Australian wine is gaining the attention of American wine drinkers again, significantly that of the gatekeepers: wine merchants, sommeliers and writers.
The reasons for Australia's slide in these parts from 2008 to 2012 probably involve some combination of their own overreach and a wine-drinking public's fascination with some other Next Big Thing. Whatever, every Aussie winemaker I've met trying to sell their wares in the U.S. this past year has spoken of doors opening that had been shut to them.
Last year around this time, I detected the stirrings of an upsurge at a trade tasting in San Francisco ("An Australian Turnaround?"), where more than 300 media and trade members squeezed into a room chosen to accommodate about 150. This year the same event, organized by WineAustralia, filled a much larger venue, doubling down on its message emphasizing the diversity possible from the Land Down Under.
Twenty-three importers poured more than 300 wines from 30 regions, some of them familiar, others unexpected. Australia has been touting the notion that its wines deliver more than the big, brawny styles that captivated wine insiders for a while and the cheap and cheerful inexpensive brands that once dominated supermarket shelves.
Focusing my sampling on wines that are relatively new on the scene, I was taken by several styles you might not expect from Australia unless you have been paying close attention. There were lean, minerally 2012 Chardonnays from BK Wines in Piccadilly Valley, a cool hilly region near Adelaide, that had depth and length to spare. A soft, expressive 2012 Roussanne from Yangarra Estate wove a butterscotch note into a minerally finish.
Among reds, Luke Lambert Syrah Crudo 2010, a lighter style from Yarra Valley in Victoria, seemed to have lost the meaty character I found last spring that kept me from loving it, in favor of pure plum and a tinge of mineral. Imprimata Grenache 2012 hit a beguiling middle ground between fruit intensity and light texture. I found a couple of modestly priced Italian-style wines from Dal Zotto in high-elevation King Valley, also in Victoria, in particular a 2012 Sangiovese-Cabernet Sauvignon blend that bounced with vivid flavors.
A portion of the wines being poured represented a new initiative by WineAustralia to help small producers who want to sell their wines in the U.S. The Market Access Program helps them connect with potential importers and deal with the dizzying logistics of selling in our 50 disparate states. Among them were several familiar producers who were casualties of the economic downturn, unscrupulous importers and distorted perceptions on both sides of the Pacific.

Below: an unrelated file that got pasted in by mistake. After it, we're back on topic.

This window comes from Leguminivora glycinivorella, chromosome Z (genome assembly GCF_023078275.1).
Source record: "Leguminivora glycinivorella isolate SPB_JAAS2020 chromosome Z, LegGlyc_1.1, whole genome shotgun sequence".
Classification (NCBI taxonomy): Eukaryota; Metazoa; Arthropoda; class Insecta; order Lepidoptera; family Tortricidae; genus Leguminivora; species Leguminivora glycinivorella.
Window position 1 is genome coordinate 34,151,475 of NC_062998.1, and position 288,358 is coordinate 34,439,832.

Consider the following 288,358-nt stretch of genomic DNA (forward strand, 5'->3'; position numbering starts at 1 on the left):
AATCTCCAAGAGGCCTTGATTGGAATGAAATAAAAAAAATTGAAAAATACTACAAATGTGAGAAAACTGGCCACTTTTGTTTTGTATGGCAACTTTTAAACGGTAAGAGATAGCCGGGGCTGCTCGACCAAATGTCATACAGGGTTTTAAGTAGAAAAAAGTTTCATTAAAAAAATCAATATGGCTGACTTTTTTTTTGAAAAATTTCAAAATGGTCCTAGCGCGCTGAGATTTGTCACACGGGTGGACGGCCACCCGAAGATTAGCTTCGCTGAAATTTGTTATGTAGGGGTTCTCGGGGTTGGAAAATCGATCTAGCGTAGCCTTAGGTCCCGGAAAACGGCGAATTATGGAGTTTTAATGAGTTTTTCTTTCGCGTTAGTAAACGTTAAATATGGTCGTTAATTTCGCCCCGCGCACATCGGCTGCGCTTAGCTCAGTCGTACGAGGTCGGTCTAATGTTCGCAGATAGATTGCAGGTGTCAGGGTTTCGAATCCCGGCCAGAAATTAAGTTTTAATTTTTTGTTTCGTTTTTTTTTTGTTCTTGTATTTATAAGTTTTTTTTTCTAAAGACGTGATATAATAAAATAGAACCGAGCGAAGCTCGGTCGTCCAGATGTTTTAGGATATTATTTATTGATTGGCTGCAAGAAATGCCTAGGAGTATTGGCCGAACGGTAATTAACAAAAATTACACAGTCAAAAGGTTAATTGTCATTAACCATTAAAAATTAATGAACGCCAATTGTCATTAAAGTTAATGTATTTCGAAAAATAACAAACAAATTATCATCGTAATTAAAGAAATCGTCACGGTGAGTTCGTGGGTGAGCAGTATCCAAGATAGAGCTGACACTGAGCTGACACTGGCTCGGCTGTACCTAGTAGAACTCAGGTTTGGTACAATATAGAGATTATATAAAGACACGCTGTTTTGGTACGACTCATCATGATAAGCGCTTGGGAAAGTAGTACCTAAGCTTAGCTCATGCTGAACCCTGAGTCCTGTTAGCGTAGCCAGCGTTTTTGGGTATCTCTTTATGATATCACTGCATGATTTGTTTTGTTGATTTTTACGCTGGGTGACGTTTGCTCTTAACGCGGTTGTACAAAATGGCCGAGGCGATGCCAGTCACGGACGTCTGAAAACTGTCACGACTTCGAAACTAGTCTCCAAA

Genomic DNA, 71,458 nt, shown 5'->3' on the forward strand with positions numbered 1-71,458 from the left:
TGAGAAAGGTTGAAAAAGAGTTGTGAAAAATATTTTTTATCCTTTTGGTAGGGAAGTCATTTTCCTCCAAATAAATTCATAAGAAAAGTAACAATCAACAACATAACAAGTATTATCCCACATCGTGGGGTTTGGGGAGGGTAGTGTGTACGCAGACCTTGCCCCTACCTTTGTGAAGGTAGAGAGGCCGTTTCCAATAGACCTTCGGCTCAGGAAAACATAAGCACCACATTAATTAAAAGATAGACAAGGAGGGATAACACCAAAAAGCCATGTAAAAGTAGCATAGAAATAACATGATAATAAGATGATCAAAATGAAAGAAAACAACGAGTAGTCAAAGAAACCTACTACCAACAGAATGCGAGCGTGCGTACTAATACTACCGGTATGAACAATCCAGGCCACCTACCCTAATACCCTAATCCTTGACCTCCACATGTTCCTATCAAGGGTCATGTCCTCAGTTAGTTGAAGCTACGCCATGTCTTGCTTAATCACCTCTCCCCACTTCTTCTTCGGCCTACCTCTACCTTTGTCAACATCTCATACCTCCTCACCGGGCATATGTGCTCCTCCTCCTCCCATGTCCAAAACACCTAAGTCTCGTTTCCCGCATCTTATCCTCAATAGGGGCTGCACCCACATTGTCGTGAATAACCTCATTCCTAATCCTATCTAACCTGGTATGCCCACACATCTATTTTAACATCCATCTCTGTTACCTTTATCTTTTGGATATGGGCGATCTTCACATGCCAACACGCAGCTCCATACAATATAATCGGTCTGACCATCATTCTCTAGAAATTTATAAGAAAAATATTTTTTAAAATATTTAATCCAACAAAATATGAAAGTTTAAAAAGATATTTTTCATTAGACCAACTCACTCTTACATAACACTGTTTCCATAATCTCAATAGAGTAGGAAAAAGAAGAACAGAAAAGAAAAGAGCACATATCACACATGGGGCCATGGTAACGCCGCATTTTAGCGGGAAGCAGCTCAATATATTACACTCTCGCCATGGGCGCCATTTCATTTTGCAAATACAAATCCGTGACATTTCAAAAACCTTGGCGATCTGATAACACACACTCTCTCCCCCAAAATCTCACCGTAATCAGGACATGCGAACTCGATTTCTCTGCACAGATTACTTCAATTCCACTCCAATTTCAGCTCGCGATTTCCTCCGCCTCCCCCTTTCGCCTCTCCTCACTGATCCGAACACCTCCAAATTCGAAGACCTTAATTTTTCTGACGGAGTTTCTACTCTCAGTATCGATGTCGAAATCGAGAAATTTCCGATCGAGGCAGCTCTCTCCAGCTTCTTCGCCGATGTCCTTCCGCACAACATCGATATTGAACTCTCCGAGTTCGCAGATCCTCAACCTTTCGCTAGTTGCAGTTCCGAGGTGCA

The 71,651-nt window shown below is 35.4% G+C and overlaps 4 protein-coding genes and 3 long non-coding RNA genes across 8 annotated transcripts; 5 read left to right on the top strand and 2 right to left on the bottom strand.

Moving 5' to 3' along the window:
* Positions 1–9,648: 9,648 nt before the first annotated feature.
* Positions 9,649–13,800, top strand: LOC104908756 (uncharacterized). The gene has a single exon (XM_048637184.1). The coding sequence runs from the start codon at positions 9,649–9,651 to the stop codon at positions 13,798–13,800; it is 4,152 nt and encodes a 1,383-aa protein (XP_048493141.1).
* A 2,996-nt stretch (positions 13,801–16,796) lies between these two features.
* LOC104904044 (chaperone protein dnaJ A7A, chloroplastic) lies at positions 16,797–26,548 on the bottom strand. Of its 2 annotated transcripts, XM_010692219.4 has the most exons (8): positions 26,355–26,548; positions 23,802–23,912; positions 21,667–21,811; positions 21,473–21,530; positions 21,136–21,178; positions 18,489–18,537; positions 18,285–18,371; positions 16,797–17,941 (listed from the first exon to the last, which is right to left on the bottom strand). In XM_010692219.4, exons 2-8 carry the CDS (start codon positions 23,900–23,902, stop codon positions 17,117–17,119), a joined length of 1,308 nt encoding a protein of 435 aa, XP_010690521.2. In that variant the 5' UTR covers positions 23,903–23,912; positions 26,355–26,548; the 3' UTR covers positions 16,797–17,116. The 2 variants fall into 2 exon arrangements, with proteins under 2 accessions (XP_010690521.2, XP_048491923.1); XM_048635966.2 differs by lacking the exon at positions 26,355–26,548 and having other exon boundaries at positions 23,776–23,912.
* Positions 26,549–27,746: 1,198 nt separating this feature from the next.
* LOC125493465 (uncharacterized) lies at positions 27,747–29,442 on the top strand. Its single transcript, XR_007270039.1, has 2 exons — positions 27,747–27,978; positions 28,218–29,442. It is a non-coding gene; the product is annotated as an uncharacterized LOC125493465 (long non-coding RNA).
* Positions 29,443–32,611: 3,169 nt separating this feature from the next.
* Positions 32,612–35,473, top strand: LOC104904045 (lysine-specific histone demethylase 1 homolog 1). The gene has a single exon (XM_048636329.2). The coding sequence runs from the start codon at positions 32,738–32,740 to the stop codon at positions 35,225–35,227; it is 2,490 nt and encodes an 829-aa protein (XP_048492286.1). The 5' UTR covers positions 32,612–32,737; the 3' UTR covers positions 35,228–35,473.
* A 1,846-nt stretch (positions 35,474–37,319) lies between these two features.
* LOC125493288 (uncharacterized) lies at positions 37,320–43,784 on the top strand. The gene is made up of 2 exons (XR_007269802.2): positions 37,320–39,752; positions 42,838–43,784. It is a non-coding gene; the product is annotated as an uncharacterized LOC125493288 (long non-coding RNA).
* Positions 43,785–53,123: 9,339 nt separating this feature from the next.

Philip Shaw, the winemaker who produced the Rosemount bottlings that captivated Americans in the 1990s, has been making crisp, zingy wines under his own name in Orange, in the Blue Mountains of New South Wales. These wines were available briefly in the past decade, went away, and now he's seeking a U.S. importer for impressively vibrant Sauvignon Blancs, razzle-dazzle Chardonnays and crisp Shiraz styles.
Voyager Estate, one of the mainstays of Margaret River, is back with a signature Chardonnay and a Cabernet Sauvignon Merlot blend I found intriguingly complex. For something with a little more richness and depth, I was taken with several wines from Brothers in Arms in Langhorne Creek (South Australia). One of the casualties of the Grateful Palate bankruptcy, it's back, offering a complex 2010 Shiraz called 6th Generation that has intriguing Abba-Zaba bar overtones to the dark fruit, and a delightful moderately priced 2010 Cab Shiraz called Scaredy Cat.
Was everything this good? Hardly. I tasted my share of shrug-worthy wines, and some that seemed pricy for what they were, but the encouraging thing was that the range of wines fit into Australia's traditional mode of consistently overdelivering on quality for price. The buzz of approval was palpable at the walkaround tasting.
In an educational seminar led by Mark Davidson, a lively discussion erupted over whether the increasing number of Australian wines labeled Syrah were a good idea. Many of those who use the term, instead of the Australian locution of Shiraz, hope to indicate that their wines are more classically structured than what the world may perceive as overblown Shiraz. There was no consensus, but the level of discourse was highly knowledgable. A couple of years ago it would have been difficult to find a room full of American retailers and sommeliers knowledgeable enough.
I've always believed that Australia simply made too many good wines to be out of fashion for long. Now it seems like the upswing is on its way. As someone who appreciates these wines, in all their styles, I am hoping they don't blow it again.